Other members of the genus have many medicinal, culinary and traditional uses. The fruit of R. rhomboidea is edible. The Lobedu use the fleshy root of R. erythrodes (now R. tridentata subsp. cuneifolia ) in the treatment of the condition known to them as popo ya muyana, where the objective is to strengthen the part of the head of babies which is soft and pulsating. The swollen root is cut into quarters and boiled in water; this is used to make a soft mealie pap which is fed to the infant and then also portions of the plant are stamped into a pulp and applied over the fontanelle. This plant is also used as an epilepsy remedy and the purple fruit is edible. The Masai take a decoction of the root as a nerve stimulant and gonorrhoea remedy and the plant juice is used as a dressing for spear wounds. Poisoning of swine from eating the root of Rhoicissus erythrodes has been reported from Tanganyika. The stem of Rhoicissus revoilii contains a great deal of thin acid juice which is valued in Tanganyka in times of water shortage, and is also used as an addition to palm wine.

Growing Rhoicissus digitata

A relatively fast growing and vigorous climber that requires sun with some shade and compost-enriched soil to thrive. It grows well on fences as a screen and it can also be trained around a pillar for shading on a pergola, or allowed to make its way up into a tree or spread across the ground as an attractive groundcover in full sun and in semi-shade. It can even be allowed to form a small loosely stemmed shrub. Once established it will tolerate moderate frost and drought. It is particularly useful in a coastal garden and can be especially effective in stabilizing open sandy areas and dunes.

It is not very showy, although the new red leaves are quite attractive. Its garden appeal lies in its toughness and ability to quickly cover a fence and form an effective screen, or provide evergreen shade.

In the small garden, cut it back somewhat each year to limit its spread, or plant it in a container which will restrict its growth.

It is easily propagated from seed sown in spring or early summer and takes from three to six weeks to germinate. Soaking in hand-hot water overnight and treating with a fungicide that combats pre- and post-emergence damping off, although not essential for germination, will increase the number of successful seedlings. Sow cleaned seed in a seed tray in a well-drained, well-aerated soil mix. Spread the seeds evenly and cover with a layer of sand. Water the seed tray and place it in a warm place until germination takes place in three to five weeks under optimum conditions. Prick out soon after the first pair of true leaves has developed – taking care not to damage the young root.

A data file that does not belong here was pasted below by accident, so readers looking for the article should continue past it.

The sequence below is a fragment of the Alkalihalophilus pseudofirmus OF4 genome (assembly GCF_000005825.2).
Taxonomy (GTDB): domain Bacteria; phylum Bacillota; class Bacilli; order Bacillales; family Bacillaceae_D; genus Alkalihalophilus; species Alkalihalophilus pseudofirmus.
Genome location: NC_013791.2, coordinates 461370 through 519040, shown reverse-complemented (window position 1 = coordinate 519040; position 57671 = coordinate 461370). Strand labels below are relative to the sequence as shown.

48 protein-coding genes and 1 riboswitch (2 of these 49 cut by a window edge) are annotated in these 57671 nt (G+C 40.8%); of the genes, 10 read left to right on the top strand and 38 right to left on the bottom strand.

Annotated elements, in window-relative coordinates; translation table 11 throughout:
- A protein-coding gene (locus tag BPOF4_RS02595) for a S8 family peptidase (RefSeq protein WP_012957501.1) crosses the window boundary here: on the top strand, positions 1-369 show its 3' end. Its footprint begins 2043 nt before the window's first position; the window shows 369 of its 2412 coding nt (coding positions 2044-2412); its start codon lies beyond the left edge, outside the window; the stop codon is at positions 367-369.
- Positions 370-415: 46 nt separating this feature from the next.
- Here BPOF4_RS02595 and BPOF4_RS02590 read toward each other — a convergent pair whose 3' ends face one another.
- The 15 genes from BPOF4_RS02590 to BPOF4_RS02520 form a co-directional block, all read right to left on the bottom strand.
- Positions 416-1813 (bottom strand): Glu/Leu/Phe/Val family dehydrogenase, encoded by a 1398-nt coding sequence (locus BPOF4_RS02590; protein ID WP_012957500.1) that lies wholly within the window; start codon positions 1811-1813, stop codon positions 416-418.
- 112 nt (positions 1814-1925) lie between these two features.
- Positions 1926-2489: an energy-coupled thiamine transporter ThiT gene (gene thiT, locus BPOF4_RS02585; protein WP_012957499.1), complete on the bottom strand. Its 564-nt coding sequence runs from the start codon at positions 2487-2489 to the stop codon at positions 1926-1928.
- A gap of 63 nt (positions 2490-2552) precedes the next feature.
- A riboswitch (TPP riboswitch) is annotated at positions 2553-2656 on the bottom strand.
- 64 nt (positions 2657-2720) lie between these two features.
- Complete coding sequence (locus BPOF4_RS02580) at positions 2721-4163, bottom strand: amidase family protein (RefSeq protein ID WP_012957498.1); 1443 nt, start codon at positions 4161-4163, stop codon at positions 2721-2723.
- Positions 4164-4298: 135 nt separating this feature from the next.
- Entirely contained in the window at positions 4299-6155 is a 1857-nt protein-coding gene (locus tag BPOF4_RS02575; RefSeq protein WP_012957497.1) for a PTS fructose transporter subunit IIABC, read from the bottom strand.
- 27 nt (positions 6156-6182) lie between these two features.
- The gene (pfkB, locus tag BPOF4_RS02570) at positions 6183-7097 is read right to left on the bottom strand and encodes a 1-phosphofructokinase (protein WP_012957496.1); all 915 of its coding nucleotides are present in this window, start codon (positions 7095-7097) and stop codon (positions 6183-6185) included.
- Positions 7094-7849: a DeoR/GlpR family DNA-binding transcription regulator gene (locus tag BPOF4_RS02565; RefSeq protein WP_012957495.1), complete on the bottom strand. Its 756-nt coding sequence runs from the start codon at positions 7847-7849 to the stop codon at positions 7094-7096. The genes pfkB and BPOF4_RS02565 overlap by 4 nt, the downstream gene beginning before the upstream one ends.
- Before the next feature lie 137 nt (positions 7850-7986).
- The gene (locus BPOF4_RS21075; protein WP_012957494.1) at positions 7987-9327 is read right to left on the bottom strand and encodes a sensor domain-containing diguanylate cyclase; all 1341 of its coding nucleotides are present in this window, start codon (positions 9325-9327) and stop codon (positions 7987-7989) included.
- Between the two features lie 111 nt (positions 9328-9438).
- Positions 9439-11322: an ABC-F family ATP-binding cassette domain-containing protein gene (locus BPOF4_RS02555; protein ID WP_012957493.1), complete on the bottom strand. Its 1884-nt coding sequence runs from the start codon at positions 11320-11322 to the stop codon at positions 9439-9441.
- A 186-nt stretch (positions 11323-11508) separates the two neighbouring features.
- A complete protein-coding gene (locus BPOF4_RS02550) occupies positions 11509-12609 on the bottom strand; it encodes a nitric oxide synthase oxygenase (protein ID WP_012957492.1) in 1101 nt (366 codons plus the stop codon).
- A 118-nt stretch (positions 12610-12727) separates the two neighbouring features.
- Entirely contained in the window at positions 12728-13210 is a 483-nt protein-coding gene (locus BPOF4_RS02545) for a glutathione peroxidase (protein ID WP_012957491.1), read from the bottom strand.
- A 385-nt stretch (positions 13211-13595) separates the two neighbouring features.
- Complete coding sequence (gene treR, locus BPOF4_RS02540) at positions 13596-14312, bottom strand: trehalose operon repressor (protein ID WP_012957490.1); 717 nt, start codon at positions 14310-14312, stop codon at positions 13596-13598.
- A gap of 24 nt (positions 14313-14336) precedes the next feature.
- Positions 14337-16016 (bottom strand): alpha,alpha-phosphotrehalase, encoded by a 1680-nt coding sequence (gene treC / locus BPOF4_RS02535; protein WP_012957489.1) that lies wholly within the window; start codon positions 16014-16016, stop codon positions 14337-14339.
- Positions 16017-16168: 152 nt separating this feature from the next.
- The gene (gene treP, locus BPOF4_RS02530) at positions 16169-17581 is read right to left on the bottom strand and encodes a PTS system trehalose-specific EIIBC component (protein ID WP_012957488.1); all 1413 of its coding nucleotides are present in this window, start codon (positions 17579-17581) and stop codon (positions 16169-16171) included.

Also easy to propagate from semihardwood cuttings made in spring and summer when plants are actively growing. Use a well-draining medium such as a 1:1 mixture of fine bark and river sand, 1:1 fine bark and polystyrene or plain coarse river sand. Cuttings do best placed under mist with bottom heat, and rooting is improved if hormones are used. Rooting will occur within three to four weeks.

Propagation by layering runners/suckers from the plant is also successful.

References and further reading

  • Coombes, A.J. 1992. Guide to plant names. Reed International Books, Finland.
  • Germishuizen, G. & Meyer, N.L. (eds) Plants of southern Africa: an annotated checklist. Strelitzia 14. National Botanical Institute, Pretoria.
  • Gibson, J.M. 1975. Wild flowers of Natal (Coastal Region ). Trustees of the Natal Publishing Trust Fund, Durban.
  • Joffe, P. 2001. Creative gardening with indigenous plants, edn 1. Castle Graphics, Johannesburg.
  • Johnson, D. and S. & Nichols, G. 2002. Gardening with indigenous shrubs. Struik, Cape Town.
  • Leistner, O.A. (ed.). 2000. Seed plants of southern Africa: families and genera. Strelitzia 10. National Botanical Institute, Pretoria.
  • Pienaar, K.1991. Gardening with indigenous plants. Struik Timmins Publishers, Cape Town.
  • Pooley, E. 1993. The complete field guide to trees of Natal, Zululand and Transkei. Natal Flora Publications Trust, Durban.
  • Powrie, F. 1998. Grow South African plants. National Botanical Institute, Kirstenbosch, Cape Town.
  • Sheat, W.G. 1982. The A–Z of gardening in South Africa. Struik, Cape Town.
  • Trinder-Smith, T.H. 2003. The Levyns guide to the plant genera of the southwestern Cape. Bolus Herbarium, University of Cape Town, Cape Town.
  • Van Wyk, B.-E. & Gericke, N. 2000. People's plants: a guide to useful plants of southern Africa. Briza Publications, Pretoria.
  • Watt, J.M. & Breyer-Brandwijk & M.G. 1962. Medicinal and poisonous plants of southern and eastern Africa,edn 2.Livingstone, Edinburgh and London.